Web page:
Academy began with a Google Form to get our critical thinking juices going! The form asked three questions about writing in the content areas as well as teacher strategies; then teachers had to “Agree, Disagree, or Defend” their responses.

Afterwards we watched a video clip of an amazing Secondary Writing Teacher-Kelly Gallagher. (Please Google him if you haven’t heard of his awesome contributions to the world of secondary writing!) Then we analyzed the process or gradual release of responsibility that secondary teachers should utilize for writing. Teachers should present a mentor text (preferably real-world and professionally written). Think real world-not 5 paragraph essay; this should be some movie critique, restaurant review, or proposal. Then we compared a teacher model-side by side to the original review. Finally, we analyzed student samples.

As a wrap-up to our lesson, we as teachers went through the process with a modeled text (“5 Things I can do to Help our Planet”), teacher text (“5 Things I can do to Improve Writing”), and student text (in this case-teacher created). Teachers created “5 Things I can do to Improve Writing in ___________” (lists varied based on teacher content area). We shared these in an awesome tech tool called Blendspace! This is a must see collaborative sharing board!

Here is our Protocol Card that gives an overview of our Teacher Academy discussions!

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*All texts came from Write Like This by Kelly Gallagher.

October 7

PBL Refresher in Teacher Academy

Below is written by guest blogger Emily Young. Ms. Young is the Title 1/Technology Integration Specialist at Winterboro High School.  Thank you for sharing Ms. Young!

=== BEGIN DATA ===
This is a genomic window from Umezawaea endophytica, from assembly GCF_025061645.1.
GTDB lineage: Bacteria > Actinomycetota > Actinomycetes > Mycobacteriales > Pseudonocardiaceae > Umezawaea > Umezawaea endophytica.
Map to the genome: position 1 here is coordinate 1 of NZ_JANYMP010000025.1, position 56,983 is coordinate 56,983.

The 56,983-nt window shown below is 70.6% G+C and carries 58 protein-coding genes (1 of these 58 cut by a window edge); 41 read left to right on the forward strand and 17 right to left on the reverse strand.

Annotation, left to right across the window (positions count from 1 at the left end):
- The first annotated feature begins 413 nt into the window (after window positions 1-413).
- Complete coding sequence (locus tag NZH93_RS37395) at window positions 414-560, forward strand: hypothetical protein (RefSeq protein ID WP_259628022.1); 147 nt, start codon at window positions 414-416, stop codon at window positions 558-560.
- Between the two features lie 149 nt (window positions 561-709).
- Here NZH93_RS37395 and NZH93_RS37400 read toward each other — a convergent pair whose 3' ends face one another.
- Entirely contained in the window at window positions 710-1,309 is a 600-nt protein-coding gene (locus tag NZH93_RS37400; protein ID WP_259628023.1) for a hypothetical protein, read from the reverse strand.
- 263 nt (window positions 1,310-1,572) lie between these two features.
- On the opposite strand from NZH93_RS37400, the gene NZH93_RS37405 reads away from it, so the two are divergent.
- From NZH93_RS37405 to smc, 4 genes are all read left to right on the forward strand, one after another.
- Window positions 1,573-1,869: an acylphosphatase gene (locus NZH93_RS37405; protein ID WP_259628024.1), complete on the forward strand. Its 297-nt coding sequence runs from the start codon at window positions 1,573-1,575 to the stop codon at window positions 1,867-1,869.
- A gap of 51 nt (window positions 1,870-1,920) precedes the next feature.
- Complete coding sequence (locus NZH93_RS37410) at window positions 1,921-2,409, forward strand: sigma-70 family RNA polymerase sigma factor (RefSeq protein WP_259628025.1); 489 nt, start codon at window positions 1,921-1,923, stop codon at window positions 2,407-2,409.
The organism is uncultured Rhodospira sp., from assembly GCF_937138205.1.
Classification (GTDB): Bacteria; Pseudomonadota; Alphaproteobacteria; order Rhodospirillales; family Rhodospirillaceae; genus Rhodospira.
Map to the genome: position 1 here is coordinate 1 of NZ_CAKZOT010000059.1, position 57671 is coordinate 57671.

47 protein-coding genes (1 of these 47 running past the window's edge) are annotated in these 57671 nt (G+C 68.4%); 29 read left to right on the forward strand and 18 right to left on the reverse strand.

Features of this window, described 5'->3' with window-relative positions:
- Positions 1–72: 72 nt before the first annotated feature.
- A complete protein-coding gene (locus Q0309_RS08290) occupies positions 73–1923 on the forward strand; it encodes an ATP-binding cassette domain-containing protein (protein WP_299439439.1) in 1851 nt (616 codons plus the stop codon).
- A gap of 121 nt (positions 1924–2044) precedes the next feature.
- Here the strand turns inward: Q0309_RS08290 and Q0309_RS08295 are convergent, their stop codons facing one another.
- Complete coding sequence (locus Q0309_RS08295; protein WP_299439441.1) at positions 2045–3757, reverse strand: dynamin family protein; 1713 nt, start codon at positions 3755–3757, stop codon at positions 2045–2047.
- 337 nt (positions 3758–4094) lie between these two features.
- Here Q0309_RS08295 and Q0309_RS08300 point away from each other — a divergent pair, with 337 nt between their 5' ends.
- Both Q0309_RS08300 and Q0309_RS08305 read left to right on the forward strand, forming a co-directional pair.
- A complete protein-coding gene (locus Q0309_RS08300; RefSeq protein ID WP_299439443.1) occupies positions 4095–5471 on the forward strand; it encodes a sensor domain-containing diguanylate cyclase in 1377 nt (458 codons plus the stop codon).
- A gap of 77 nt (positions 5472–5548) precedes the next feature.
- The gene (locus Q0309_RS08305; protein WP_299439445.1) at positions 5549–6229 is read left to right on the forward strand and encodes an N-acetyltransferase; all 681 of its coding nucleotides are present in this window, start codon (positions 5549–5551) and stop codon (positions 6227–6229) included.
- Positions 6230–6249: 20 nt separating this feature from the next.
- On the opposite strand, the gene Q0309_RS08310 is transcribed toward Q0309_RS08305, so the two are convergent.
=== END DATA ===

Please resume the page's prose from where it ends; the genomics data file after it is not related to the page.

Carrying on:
Although we are only in the first 9 weeks of the school year, Project Based Learning is in full swing at Winterboro High School and we already begun to plan for the upcoming 9 weeks! Over the last 2 weeks, content area teachers have been given the opportunity to step away from the classroom and collaborate with peers in order to plan a PBL project for the next 9 weeks.

During their planning day, teachers revisited the 8 Essential Elements of a PBL project and utilized these elements in the planning of their next project. We also discussed the levels of Bloom’s Taxonomy and discussed how the activities within our projects should move students from a basis level of remembering to a higher level of critical thinking and creation.

After teachers were given time to brainstorm project ideas with their peers, they began laying the foundation of their projects through the use of the 8 Essential Elements of PBL (

and a PBL Overview planning tool (

Teachers prepared “overview posters” to present to their peers and the Critical Friends Protocol (

Teachers were then given time to process the feedback received through the Critical Friends Protocol and use the feedback to revise their PBL plans.

These days were extremely successful for the teachers at WHS and  by the end of the 3 days, we had added almost 10 new projects to our PBL arsenal!